High hopes and positive thoughts of the global economy turning around are on our minds daily. With doom and gloom being reported, will times ever return to a high employment rate and global financial stability?
Continue Reading Below
We all have questions and look to the experts for answers about the economic outlook. We asked Tara M. Sinclair, Ph.D., associate professor of economics and international affairs at The George Washington University to offer her ideas from research and share her findings.
Given the European debt issues and slower global growth, what is your short-term dollar forecast?
Honestly, if I had a good short-term dollar forecast I'd be betting on it in the markets, but there's a lot of complexity here that makes things complicated. On the one hand, the U.S. economy is looking weak, but the European economy is looking worse. I don't see where people can go if they move out of the dollar, but I don't see a substantial strengthening of the dollar either.
Over the long term, do the poor U.S. fiscal fundamentals eventually catch up with the dollar? If so, over what period of time do you expect this to be the case?
It's reasonable to expect the dollar to weaken over the long term, but what that time frame is depends critically on the events in Europe, Japan and China. Right now, there's a lot of uncertainty about what the world is going to look like over the next five years.
Is Operation Twist the most effective step the Fed could put into play at this point? How effective do you expect it to be?
Economic research suggests that Operation Twist could lower long-term interest rates by about the same amount as lowering the federal funds rate (the typical monetary policy tool in the U.S. that right now is basically stuck at its lower bound of zero) by about 75 basis points. That's not a small policy move, since the Fed tends to move in 25-basis-point increments, but when we're facing an unemployment rate about 9%, it's not very big, either.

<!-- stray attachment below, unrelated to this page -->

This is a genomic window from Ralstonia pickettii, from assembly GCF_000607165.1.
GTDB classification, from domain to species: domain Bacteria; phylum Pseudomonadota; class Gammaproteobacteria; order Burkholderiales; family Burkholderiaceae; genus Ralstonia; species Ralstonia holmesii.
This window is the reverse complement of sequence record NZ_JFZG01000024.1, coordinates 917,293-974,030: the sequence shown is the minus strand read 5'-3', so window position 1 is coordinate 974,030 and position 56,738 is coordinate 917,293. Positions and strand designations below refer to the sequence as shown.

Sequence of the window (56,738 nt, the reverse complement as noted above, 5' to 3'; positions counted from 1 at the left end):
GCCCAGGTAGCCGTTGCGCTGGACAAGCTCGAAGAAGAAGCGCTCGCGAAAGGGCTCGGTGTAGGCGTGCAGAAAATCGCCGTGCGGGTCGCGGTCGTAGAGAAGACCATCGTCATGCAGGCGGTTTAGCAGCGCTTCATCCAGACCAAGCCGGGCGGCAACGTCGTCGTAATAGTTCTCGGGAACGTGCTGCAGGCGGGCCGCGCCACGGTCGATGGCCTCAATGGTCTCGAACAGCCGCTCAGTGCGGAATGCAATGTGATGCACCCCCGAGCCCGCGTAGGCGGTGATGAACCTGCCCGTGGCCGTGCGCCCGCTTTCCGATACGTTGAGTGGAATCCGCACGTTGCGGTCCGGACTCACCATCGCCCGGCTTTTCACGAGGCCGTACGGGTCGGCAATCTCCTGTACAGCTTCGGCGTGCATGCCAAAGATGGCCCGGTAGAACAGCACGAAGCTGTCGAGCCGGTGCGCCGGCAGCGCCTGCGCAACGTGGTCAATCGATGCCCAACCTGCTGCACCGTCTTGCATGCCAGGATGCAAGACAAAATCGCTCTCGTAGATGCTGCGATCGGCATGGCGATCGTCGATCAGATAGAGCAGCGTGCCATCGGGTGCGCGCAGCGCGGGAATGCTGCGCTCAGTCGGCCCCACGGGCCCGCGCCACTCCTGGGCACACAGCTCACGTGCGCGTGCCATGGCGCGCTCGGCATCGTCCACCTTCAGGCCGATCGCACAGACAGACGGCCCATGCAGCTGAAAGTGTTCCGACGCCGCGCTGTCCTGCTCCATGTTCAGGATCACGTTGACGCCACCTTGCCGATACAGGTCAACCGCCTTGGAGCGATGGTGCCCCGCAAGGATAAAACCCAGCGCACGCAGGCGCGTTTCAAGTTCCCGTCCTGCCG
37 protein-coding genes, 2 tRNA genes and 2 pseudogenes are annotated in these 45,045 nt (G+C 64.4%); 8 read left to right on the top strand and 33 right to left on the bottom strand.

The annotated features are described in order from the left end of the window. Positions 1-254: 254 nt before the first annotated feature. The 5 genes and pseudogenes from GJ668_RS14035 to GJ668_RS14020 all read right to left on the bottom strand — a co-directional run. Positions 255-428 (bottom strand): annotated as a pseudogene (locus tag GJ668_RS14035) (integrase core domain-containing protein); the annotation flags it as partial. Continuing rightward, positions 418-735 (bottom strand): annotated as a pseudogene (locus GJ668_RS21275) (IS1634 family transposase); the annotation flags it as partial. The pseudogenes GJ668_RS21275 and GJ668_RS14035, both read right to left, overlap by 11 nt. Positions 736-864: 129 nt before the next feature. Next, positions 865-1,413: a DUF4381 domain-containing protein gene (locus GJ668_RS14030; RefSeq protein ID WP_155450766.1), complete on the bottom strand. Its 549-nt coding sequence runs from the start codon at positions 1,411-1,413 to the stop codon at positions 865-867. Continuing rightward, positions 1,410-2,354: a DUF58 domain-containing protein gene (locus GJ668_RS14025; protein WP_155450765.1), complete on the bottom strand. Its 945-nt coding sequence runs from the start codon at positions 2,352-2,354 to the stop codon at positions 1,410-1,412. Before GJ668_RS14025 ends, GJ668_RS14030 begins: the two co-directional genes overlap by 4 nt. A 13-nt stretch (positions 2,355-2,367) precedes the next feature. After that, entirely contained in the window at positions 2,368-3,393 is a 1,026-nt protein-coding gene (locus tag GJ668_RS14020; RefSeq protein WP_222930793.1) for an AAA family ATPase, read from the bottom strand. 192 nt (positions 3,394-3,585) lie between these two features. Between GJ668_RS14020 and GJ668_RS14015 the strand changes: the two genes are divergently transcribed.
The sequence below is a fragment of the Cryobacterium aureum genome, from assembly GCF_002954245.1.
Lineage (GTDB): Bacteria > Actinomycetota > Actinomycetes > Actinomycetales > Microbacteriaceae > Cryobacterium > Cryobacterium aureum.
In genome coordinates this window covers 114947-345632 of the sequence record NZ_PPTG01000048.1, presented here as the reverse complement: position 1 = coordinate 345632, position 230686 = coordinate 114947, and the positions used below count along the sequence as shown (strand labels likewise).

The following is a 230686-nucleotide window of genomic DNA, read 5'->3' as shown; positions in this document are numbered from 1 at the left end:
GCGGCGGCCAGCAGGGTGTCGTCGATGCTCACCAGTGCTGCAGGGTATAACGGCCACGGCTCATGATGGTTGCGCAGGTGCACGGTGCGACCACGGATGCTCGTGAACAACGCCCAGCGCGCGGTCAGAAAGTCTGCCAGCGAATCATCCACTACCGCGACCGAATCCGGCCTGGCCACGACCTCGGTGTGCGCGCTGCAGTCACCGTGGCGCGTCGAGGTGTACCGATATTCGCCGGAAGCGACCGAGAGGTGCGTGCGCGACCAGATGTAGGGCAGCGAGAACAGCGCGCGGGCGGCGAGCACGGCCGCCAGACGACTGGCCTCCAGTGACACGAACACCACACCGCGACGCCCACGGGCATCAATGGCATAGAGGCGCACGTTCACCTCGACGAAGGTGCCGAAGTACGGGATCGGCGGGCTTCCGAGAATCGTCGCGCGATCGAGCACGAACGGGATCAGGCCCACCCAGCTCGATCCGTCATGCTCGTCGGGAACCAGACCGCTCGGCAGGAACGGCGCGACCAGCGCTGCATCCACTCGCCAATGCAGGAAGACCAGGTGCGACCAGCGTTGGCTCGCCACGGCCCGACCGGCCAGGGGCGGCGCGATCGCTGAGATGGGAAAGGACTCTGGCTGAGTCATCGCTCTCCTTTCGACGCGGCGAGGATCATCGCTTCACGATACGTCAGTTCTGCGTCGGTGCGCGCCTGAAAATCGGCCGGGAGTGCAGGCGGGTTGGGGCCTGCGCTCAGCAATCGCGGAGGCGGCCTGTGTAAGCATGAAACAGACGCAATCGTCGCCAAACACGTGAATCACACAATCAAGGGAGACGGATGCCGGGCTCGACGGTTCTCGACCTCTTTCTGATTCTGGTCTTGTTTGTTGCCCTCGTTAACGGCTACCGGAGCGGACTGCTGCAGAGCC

Are there any additional or preferable steps the Fed can or should take to jump-start the economy?
I would rather see more dramatic policy -- like a large government bond purchase by the Fed (expanding their balance sheets rather than "twisting"). We should also be more concerned about the health of our banking system -- that problem hasn't been fixed yet. We've already moved to punishing the banks for past transgressions, but they aren't back to health yet, so we could easily, particularly with further problems coming from Europe, have a second wave of the financial crisis.
What are the odds of a second recession later this year or in 2012?
This depends critically on what happens in Europe. If they do not fully address what is going on in Greece and reduce the uncertainty there, then I would predict another recession starting within the next year. Otherwise, we will probably continue in our very slow recovery while households slowly pay down their debts.
We would like to thank Tara M. Sinclair, Ph.D., associate professor of economics and international affairs at The George Washington University for her insight into the global economy. Questions contributed by Greg McBride, CFA, senior financial analyst for Bankrate.com.